Another sign that winter is on the wane and spring is fully underway is a drop in numbers of local Pine Siskins--this at the same time big flocks of American Goldfinches have swarmed in to replace them. Unlike two months ago, a look this week at the ground beneath our big sunflower seed feeders revealed dozens of goldfinches and just a few siskins (above). In fact, our banding ratio this week was 171 goldfinches to 13 siskins--a noticeable change from last week's 41:38 ratio but a big flip-flop from 15-18 February when we had 32 goldfinches overwhelmed by 89 siskins. As spring progresses all our Pine Siskins and most American Goldfinches will be leaving for more northerly breeding grounds, but if summer results from the past few years are an indication then ever-larger numbers of goldfinch pairs will stay to breed. We just wonder where this influx of goldfinches that showed up recently has been all winter.

All text & photos © Hilton Pond Center

Another sign of middle spring here in the Carolina Piedmont is that male goldfinches have just about completed their molt into breeding plumage, and even their prospective mates are much brighter; the adult female in the photo above still bears a few drab winter feathers but is far more yellow than in December. This particular American Goldfinch is of special interest because when we caught her this week on 8 April she became our 56,000th bird banded since 1982 at Hilton Pond Center, which is a LOT of birds.

Incidentally, a few days before that (5 April) American Goldfinches became the second species to join Hilton Pond Center's elite "8,000 Club" of banded birds--second only to 8,439 House Finches (which have declined significantly the past several years). Since 1982 we've averaged 269 banded goldfinches annually, with a record high of 838 in 2007. We find it interesting that 81% of our American Goldfinches have been caught during the first six months of the year.

All text & photos © Hilton Pond Center

Early spring wildflowers often are those that bloom in deep woods where there's protection from the elements but leafless trees aren't yet blocking sunlight from reaching the forest floor. By middle spring, however, the canopy is already casting shade on woodland flora that can't garner enough light to photosynthesize. Thus, one sure indication middle spring has arrived is when flowers begin blooming along roadsides that bask in full sun. One of the first of these this year has been Common Cornflower or Wild Bachelor's Button, Centaurea cyanus (above), an annual non-native from Europe that now grows across North America. Oddly enough, because of herbicide abuse and intensive farming Common Cornflower is considered an endangered species in its native England, where it now grows naturally at only three sites. Like many roadside, sun-loving blossoms Cornflower is in the Composite Family (Asteraceae), with sterile ray flowers surrounding a center of fertile disc flowers. Each flower head can produce dozens of seeds that have a high germination rate in disturbed areas and freshly plowed ground, hence its frequent occurrence in corn fields--a habitat that gave rise to the plant's common name. Non-native Common Cornflower is often confused with non-native Common Chicory--which also grows as a roadside weed in the Carolinas and beyond--but the former has a dark flower center.

Blackbirds and blacksnakes, goldfinches and siskins, honeysuckle and cornflower . . . if what we've been observing at Hilton Pond Center is any indication, things happen fast in the natural world during April. All this is too good to ignore, so our advice is to get outside as often as you may for as long as you can to witness your own "Signs of Middle Spring 2011."

All text & photos © Hilton Pond Center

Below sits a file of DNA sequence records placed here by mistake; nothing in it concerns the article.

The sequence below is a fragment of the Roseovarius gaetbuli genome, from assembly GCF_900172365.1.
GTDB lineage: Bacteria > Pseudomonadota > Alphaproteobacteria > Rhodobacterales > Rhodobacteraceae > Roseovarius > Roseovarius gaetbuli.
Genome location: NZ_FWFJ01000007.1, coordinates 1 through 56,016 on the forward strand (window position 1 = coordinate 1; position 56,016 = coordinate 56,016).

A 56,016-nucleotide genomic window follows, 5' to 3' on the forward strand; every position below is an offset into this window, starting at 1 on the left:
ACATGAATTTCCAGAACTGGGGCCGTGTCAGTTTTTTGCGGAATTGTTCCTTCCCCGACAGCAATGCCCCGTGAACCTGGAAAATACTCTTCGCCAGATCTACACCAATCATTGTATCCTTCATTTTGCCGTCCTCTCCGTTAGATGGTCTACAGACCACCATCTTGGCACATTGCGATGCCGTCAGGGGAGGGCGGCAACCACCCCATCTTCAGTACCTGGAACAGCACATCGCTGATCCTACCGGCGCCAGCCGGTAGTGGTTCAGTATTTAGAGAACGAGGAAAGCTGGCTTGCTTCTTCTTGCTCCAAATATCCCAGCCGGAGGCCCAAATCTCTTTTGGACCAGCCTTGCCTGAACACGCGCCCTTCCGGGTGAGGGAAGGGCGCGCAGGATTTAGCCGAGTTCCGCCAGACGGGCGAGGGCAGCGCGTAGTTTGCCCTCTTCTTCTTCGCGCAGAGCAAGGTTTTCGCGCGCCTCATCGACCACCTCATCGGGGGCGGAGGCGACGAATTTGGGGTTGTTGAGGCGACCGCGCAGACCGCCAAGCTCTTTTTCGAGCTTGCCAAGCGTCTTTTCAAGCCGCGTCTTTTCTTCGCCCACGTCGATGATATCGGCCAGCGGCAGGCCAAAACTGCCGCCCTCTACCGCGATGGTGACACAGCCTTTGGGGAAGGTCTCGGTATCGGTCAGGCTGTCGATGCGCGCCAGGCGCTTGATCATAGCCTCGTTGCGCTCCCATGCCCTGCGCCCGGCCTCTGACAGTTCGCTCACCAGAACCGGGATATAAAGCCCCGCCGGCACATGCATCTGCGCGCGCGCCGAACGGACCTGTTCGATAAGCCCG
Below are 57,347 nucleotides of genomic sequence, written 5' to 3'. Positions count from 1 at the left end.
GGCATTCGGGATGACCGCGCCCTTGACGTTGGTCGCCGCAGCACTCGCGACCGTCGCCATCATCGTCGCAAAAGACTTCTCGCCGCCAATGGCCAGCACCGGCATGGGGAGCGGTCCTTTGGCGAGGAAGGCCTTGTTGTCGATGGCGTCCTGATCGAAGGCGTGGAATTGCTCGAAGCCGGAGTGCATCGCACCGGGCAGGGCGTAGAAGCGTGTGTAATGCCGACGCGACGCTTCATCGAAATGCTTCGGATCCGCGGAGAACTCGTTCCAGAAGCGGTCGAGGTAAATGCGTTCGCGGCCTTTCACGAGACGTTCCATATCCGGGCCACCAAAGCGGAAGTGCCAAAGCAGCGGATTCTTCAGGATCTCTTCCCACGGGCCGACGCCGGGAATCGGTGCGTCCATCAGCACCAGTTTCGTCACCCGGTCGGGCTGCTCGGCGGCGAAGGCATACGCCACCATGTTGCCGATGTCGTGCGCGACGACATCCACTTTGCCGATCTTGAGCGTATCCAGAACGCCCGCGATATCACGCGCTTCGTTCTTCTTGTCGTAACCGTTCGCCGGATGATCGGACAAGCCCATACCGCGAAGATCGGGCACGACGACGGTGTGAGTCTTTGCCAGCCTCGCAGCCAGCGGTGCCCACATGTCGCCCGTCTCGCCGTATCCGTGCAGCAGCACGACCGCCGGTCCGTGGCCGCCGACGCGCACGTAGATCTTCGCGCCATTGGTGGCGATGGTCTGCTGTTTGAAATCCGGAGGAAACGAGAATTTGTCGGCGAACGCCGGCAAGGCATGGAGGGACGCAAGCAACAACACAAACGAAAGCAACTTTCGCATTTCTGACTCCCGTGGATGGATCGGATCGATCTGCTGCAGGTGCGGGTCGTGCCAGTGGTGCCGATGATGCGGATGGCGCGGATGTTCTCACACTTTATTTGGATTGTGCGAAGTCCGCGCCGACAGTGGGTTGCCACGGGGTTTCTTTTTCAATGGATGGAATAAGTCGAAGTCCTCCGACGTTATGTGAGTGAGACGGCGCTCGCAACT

"This Week at Hilton Pond" is written & photographed by Bill Hilton Jr., executive director of Hilton Pond Center for Piedmont Natural History.

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1-10 APRIL 2011

American Goldfinch--171
Pine Siskin--13
Chipping Sparrow--8
Brown-headed Cowbird--1
Purple Finch--6

* = New species for 2011

5 species
199 individuals

17 species
1,128 individuals

(since 28 June 1982, during which time 170 species have been observed on or over the property)
125 species (30-yr avg = 66.7)
56,005 individuals
(30-yr avg = 1,867)

(with original banding date, sex, and current age):
Chipping Sparrow (1)
03/02/10--3rd year unknown

American Goldfinch (1)
02/26/09--4th year male

Operation RubyThroat has teamed with EarthTrek so citizen scientists--like YOU--can contribute observations about hummingbird migration and nesting behavior. Membership is free for this great new opportunity to help increase scientific understanding of Ruby-throated Hummingbirds. Data entry forms for 2010-11 are on-line, so please register today at EarthTrek.

NOW is the time to report your 2010 RTHU fall departure dates for the U.S. & Canada, and fall arrival dates for Mexico & Central America.
Please participate.

--Overnight storms on 4 Apr played havoc with the surrounding community, but there was no significant damage to vegetation, wildlife, dwellings, or people at Hilton Pond Center. We did go without power for two full days, however, a bit of an inconvenience when an electric pump motor provides the water supply. Having survived Hurricane Hugo--when power was off for a full week--we're always careful to hold numerous gallon jugs of drinking water in reserve on the top shelf of the pantry. The best thing about not having electricity was that the house was exceptionally quiet and we could see the night sky without light pollution from the neighborhood glut of outdoor lighting. We kinda liked the outage and just need to remember to go out and buy replacement oil for our antique hurricane lamps that always see us through the darkness. The good news is that after two big storms in the past ten days Hilton Pond is about 6" deeper than it was a week ago, even though it's still a foot below maximum.

--In case you're wondering, the Center dodged a bullet on the afternoon of 9 Apr when another line of strong thunderstorms barreled through the region but caused no damage locally. Son Garry Hilton wasn't so lucky; his car--parked at Fort Mill High School on the east side of York County--lost its rear window and windshield to baseball-sized hailstones. Ouch!

All text & photos © Hilton Pond Center

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Hilton Pond Center for Piedmont Natural History is a non-profit research, conservation & education organization in York, South Carolina USA; phone (803) 684-5852. Directed by Bill Hilton Jr., aka "The Piedmont Naturalist," it is parent organization for Operation RubyThroat. Web site contents--including text and photos--may NOT be duplicated, modified, or used in any way except with express written permission of Hilton Pond Center. All rights reserved worldwide. To request permission for use or for further assistance, please contact Webmaster.